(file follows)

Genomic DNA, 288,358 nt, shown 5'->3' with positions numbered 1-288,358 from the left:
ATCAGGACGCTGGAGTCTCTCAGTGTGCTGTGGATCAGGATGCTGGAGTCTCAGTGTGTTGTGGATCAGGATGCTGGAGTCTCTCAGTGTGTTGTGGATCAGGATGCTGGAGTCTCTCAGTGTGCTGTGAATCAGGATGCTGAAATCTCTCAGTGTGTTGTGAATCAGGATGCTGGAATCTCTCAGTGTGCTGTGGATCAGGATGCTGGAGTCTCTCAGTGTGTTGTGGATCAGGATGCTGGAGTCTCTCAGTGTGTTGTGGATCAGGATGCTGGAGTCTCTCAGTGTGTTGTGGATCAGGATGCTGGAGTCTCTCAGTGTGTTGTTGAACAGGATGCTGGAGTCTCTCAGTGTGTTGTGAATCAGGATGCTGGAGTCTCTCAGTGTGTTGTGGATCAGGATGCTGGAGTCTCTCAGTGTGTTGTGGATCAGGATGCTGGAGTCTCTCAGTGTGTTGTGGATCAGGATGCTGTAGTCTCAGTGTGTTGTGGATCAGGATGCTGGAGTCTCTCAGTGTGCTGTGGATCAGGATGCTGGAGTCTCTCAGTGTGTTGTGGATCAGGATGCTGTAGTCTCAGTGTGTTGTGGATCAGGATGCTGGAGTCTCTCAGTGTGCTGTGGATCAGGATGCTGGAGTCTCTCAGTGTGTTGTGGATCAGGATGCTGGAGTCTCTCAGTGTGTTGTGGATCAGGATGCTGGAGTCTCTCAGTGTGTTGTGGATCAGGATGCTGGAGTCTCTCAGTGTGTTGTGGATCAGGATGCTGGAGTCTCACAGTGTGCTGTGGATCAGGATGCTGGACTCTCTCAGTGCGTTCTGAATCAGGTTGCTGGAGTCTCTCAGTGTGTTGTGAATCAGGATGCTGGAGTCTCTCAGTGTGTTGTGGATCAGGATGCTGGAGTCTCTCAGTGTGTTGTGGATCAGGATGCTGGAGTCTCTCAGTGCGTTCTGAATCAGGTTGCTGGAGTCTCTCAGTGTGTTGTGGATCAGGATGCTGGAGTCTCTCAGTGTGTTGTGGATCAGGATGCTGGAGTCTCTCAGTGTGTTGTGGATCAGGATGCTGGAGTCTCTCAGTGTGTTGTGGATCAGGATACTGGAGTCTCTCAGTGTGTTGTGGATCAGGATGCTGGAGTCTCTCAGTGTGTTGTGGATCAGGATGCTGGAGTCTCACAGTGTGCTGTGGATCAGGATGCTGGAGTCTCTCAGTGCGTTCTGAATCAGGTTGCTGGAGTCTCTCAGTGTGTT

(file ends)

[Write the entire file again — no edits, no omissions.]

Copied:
Genomic DNA, 288,358 nt, shown 5'->3' with positions numbered 1-288,358 from the left:
ATCAGGACGCTGGAGTCTCTCAGTGTGCTGTGGATCAGGATGCTGGAGTCTCAGTGTGTTGTGGATCAGGATGCTGGAGTCTCTCAGTGTGTTGTGGATCAGGATGCTGGAGTCTCTCAGTGTGCTGTGAATCAGGATGCTGAAATCTCTCAGTGTGTTGTGAATCAGGATGCTGGAATCTCTCAGTGTGCTGTGGATCAGGATGCTGGAGTCTCTCAGTGTGTTGTGGATCAGGATGCTGGAGTCTCTCAGTGTGTTGTGGATCAGGATGCTGGAGTCTCTCAGTGTGTTGTGGATCAGGATGCTGGAGTCTCTCAGTGTGTTGTTGAACAGGATGCTGGAGTCTCTCAGTGTGTTGTGAATCAGGATGCTGGAGTCTCTCAGTGTGTTGTGGATCAGGATGCTGGAGTCTCTCAGTGTGTTGTGGATCAGGATGCTGGAGTCTCTCAGTGTGTTGTGGATCAGGATGCTGTAGTCTCAGTGTGTTGTGGATCAGGATGCTGGAGTCTCTCAGTGTGCTGTGGATCAGGATGCTGGAGTCTCTCAGTGTGTTGTGGATCAGGATGCTGTAGTCTCAGTGTGTTGTGGATCAGGATGCTGGAGTCTCTCAGTGTGCTGTGGATCAGGATGCTGGAGTCTCTCAGTGTGTTGTGGATCAGGATGCTGGAGTCTCTCAGTGTGTTGTGGATCAGGATGCTGGAGTCTCTCAGTGTGTTGTGGATCAGGATGCTGGAGTCTCTCAGTGTGTTGTGGATCAGGATGCTGGAGTCTCACAGTGTGCTGTGGATCAGGATGCTGGACTCTCTCAGTGCGTTCTGAATCAGGTTGCTGGAGTCTCTCAGTGTGTTGTGAATCAGGATGCTGGAGTCTCTCAGTGTGTTGTGGATCAGGATGCTGGAGTCTCTCAGTGTGTTGTGGATCAGGATGCTGGAGTCTCTCAGTGCGTTCTGAATCAGGTTGCTGGAGTCTCTCAGTGTGTTGTGGATCAGGATGCTGGAGTCTCTCAGTGTGTTGTGGATCAGGATGCTGGAGTCTCTCAGTGTGTTGTGGATCAGGATGCTGGAGTCTCTCAGTGTGTTGTGGATCAGGATACTGGAGTCTCTCAGTGTGTTGTGGATCAGGATGCTGGAGTCTCTCAGTGTGTTGTGGATCAGGATGCTGGAGTCTCACAGTGTGCTGTGGATCAGGATGCTGGAGTCTCTCAGTGCGTTCTGAATCAGGTTGCTGGAGTCTCTCAGTGTGTT